When F. tells her, the querying cashier from India
about Kashmir, her cheekbones
lilt with recognition. My grandfather drove tourists
down the valley in his van. We used to buy paper
mache gifts from there, for the family, she effuses.
And the shawls, do they still sell them there?
Each recollection opens a vista of hunger
for what she’s left behind—
It is a cold, November night.
The rain hammers its exodus on concrete, trees,
glass panes. An age-old craft, not easy
to wipe out, F. gently responds. His breath levitates
to add the word occupation, but retreats
with the tireless, hushed grace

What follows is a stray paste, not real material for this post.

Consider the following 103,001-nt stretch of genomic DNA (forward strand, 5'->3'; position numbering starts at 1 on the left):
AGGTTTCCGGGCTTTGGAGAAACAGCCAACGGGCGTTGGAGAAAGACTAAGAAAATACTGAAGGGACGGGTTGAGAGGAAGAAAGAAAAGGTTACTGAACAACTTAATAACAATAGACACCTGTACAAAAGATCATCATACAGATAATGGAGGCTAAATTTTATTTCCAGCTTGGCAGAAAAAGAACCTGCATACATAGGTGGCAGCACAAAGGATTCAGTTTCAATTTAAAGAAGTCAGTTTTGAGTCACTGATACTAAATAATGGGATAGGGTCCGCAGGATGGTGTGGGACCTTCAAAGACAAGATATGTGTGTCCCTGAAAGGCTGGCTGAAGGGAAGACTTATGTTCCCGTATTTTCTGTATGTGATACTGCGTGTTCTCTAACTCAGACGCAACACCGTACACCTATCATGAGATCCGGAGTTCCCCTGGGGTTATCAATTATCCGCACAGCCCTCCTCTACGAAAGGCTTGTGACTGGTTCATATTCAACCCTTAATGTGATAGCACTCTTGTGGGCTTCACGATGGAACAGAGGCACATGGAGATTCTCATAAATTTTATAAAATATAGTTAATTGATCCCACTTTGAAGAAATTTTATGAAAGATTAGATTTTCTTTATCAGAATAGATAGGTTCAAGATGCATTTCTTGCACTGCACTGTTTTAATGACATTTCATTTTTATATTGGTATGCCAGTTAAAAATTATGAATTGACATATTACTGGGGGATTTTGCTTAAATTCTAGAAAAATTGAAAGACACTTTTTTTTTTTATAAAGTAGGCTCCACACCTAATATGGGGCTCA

of the erased who know better than to abrade
with anger. The cashier drones on,
each memory of Kashmir she mouths
unfurls glossed as a Bollywood flick—
with snowcapped mountains, furred
lunge of valleys, & a complete oblivion
of the soldiers who routinely strike rebels
with birdshot. The daily atrocity of each blue sky—
Privilege, I think to console F.
later, as we skip over the tram tracks.
But the night hangs privately between trees.
And I know nothing of that gloom and quell,
its delicate balance. Nor the earnestness
that dimples the cashier’s face as she clutches
back our masala chais, yielding
my half-baked promise to return.